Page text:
First power play: Expectations high of cricketers in control room

Indian cricket players may be well looked after financially, especially those who make it to the top, but the lower rung is beset with many problems which will need addressing.

Published: 14th October 2019 08:23 AM  |   Last Updated: 14th October 2019 08:23 AM   |  A+A-

Express News Service

In the midst of the disappointment and negativity surrounding the control exercised by the old guard, the most positive development that needs to be celebrated is the role cricketers will play in running the new-look Board of Control for Cricket in India (BCCI). One of the most momentous recommendations of the Lodha panel was the formation of a players’ association and two of its members finding place in the nine-member Apex Council that would be the supreme decision-making body of the board.

For long have we lamented the fact that the main stake-holders of Indian cricket have no say in how the game is administered. Whenever a former cricketer has tried to enter the “holy” precincts of administration, he has been literally booted out. The ruling cliques have always been wary of the players’ power which is reflected in the fact that India was among a very few cricket playing nations without a recognised players’ association.

The Justice Lodha panel recognised this anomaly and made it mandatory to not just have an Indian cricket players’ association in place, but also make them share-holders in the power structure of the board. By the end of this month, we will know which among the two male cricketers, Kirti Azad or Anshuman Gaekwad, will be in the Apex Council along with Shantha Rangaswamy, who by virtue of being the lone woman nominee, gets into the ruling body without a contest.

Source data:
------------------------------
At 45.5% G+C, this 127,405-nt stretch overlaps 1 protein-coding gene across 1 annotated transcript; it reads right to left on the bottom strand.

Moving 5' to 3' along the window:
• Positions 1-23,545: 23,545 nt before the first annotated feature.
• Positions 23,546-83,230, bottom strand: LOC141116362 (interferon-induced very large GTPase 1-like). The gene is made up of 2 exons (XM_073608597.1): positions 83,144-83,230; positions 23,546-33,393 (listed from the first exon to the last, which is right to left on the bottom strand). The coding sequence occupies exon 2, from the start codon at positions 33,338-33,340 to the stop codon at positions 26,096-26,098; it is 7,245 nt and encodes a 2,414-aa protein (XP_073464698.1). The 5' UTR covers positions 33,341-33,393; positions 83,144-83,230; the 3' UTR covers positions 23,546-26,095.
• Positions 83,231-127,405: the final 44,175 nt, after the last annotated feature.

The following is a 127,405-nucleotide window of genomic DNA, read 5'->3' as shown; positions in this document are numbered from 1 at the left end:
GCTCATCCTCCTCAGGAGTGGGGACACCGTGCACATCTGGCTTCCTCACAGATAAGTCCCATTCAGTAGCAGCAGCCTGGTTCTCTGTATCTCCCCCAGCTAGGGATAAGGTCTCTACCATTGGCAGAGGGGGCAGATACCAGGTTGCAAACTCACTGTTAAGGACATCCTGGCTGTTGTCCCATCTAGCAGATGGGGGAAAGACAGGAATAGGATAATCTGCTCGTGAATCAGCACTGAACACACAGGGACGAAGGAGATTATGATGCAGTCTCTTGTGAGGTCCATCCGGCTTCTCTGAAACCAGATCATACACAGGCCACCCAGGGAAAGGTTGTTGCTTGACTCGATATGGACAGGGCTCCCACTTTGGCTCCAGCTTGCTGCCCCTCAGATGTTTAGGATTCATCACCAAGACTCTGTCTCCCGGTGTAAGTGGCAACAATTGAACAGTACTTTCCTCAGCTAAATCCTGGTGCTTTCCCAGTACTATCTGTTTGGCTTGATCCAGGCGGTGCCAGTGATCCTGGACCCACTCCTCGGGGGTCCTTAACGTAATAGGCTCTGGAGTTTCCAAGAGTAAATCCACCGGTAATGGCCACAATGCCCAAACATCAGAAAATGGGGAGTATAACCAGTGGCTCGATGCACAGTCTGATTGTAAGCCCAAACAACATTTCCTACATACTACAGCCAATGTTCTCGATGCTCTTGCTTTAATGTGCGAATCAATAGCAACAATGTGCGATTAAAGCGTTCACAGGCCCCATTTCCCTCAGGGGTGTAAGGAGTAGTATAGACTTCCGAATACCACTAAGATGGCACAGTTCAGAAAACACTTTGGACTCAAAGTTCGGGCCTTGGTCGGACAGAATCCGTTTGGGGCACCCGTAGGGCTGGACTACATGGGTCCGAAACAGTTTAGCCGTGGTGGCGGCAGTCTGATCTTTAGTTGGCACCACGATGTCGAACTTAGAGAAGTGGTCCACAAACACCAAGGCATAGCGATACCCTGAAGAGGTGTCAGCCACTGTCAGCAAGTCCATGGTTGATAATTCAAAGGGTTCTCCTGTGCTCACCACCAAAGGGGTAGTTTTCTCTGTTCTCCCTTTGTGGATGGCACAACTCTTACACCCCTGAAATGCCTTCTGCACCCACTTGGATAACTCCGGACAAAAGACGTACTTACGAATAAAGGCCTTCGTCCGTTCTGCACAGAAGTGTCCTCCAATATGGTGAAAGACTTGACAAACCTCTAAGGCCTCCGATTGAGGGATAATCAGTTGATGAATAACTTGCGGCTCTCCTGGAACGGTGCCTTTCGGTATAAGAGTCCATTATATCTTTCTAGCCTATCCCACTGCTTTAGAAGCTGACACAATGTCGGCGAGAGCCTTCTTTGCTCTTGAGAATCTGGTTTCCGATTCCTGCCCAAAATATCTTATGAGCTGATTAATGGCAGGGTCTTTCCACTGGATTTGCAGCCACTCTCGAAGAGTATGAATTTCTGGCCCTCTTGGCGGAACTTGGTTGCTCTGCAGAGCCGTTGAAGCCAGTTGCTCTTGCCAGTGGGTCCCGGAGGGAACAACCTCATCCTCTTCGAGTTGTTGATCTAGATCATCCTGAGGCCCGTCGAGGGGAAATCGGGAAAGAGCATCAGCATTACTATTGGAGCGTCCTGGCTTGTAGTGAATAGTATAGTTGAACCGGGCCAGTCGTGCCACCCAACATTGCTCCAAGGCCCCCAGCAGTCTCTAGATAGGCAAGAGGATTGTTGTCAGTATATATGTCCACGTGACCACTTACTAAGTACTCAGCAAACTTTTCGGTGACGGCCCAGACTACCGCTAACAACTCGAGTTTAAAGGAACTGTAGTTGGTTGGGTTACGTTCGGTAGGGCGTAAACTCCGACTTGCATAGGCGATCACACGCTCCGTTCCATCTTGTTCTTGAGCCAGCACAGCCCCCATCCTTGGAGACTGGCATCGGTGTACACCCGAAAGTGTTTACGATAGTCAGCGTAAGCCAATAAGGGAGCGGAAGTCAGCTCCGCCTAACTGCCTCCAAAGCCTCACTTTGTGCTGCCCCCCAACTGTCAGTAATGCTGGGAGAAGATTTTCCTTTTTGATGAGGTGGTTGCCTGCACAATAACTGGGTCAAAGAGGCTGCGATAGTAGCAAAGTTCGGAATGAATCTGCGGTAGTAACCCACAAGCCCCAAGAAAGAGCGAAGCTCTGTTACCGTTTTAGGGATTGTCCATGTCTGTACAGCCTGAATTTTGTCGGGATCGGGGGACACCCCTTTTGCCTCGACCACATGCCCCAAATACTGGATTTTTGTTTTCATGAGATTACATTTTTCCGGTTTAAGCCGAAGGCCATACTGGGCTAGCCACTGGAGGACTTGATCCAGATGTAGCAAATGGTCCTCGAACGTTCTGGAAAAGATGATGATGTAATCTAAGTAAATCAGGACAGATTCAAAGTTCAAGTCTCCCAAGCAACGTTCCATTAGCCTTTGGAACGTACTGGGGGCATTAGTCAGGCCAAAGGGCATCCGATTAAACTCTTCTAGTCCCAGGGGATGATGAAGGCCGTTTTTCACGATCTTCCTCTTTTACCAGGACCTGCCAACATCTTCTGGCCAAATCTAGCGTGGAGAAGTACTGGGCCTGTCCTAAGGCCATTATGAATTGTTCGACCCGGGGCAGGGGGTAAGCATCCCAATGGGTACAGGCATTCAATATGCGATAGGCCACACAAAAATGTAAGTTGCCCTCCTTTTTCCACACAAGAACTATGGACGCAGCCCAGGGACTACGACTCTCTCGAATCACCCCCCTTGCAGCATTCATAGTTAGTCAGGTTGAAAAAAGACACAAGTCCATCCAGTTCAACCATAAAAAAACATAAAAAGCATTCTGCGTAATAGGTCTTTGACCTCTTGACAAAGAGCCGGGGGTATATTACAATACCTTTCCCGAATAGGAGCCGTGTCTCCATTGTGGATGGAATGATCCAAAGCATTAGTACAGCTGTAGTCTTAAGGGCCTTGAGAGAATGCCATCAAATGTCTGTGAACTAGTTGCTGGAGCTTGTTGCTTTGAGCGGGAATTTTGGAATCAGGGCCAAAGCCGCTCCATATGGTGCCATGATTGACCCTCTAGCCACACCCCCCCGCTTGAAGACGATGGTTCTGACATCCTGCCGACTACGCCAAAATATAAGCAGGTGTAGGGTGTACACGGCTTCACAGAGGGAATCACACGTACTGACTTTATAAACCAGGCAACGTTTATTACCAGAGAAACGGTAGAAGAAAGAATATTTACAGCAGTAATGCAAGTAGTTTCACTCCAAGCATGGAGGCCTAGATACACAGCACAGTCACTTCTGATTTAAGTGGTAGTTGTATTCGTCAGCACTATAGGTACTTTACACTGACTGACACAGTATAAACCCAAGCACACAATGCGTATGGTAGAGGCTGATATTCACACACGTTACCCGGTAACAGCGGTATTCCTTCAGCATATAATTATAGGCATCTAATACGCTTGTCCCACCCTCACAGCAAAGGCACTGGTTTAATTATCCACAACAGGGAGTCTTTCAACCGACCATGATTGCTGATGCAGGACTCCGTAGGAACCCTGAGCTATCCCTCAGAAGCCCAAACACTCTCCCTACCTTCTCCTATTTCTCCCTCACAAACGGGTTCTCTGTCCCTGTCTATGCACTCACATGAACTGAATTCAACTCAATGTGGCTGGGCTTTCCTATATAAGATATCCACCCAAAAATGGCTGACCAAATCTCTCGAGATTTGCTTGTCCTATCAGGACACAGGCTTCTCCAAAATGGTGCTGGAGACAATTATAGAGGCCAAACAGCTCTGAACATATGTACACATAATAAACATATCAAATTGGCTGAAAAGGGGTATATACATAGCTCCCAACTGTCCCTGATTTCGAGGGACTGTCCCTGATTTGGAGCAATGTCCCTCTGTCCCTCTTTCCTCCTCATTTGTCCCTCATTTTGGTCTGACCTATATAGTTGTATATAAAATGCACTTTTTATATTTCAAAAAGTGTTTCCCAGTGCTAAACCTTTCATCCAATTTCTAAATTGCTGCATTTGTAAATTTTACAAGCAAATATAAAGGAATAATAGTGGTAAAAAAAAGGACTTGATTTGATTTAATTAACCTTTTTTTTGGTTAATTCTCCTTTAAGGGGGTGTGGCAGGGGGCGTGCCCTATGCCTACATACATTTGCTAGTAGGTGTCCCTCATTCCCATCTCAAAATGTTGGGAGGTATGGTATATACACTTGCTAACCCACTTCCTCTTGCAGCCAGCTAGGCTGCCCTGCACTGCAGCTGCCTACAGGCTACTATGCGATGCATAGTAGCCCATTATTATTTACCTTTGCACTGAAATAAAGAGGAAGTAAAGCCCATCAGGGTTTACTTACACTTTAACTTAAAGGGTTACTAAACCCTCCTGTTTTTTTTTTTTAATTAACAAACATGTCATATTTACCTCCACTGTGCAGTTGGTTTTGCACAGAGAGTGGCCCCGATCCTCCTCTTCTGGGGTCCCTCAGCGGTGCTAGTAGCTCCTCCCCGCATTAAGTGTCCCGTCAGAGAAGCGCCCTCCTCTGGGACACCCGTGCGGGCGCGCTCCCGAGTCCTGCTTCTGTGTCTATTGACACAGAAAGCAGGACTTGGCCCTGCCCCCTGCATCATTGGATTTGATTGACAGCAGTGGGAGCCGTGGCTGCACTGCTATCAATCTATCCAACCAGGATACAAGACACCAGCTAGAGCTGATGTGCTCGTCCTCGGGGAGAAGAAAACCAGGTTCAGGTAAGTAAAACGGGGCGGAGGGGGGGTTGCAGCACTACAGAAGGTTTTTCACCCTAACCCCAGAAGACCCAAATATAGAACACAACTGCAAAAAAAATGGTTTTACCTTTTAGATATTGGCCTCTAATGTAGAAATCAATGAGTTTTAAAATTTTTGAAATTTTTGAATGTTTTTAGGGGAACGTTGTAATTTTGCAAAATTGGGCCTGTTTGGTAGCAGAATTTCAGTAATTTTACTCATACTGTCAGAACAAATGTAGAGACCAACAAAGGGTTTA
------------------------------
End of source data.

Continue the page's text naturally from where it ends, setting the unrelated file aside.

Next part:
The most positive development is that the Indian Cricketers’ Association has around 1200 members enrolled and former Indian player Ashok Malhotra is the sole contestant for the president’s post. The number 1200 may sound disappointing, given the fact that there are around 8000 cricketers in the country, which include first-class and Test players. But this figure is set to dramatically expand, as the awareness of its significance spreads once the players realise the important role this body can play in running Indian cricket.

Indian cricket players may be well looked after financially, especially those who make it to the top, but the lower rung is beset with many problems which will need addressing. There are a host of other issues, like scheduling, work-load, wider and more equitable spread of money and many more that the players would like to be dealt with. That is why the players’ association and its office-bearers will need to be careful in how they go about their job.

Both Gaekwad and Azad have administrative experience, the former as a BCCI administrator and the latter as a BJP legislator. Shantha has been the torch-bearer of women’s cricket in its early days while Malhotra has had a long stint in first-class cricket, with Haryana before Bengal, and understands well the travails of his fellow journeymen.

They and other cricketers need to put their heads together to use this opportunity to become genuine representatives of their tribe and function without letting various lobbies influence their decision making.
This is not an easy job, knowing how power brokers anywhere and especially in the Indian board, function. There are already stories floating around how commercial interests would try to control the players’ association in the future. That is why those who are going to be at the helm in its year of birth, need to set high ethical standards and not indulge in familiar power games that have sullied the name of Indian cricket in the past.

As of now, let us all welcome player power in the administrative structure with the hope that it ushers Indian cricket into a brighter and more transparent era.


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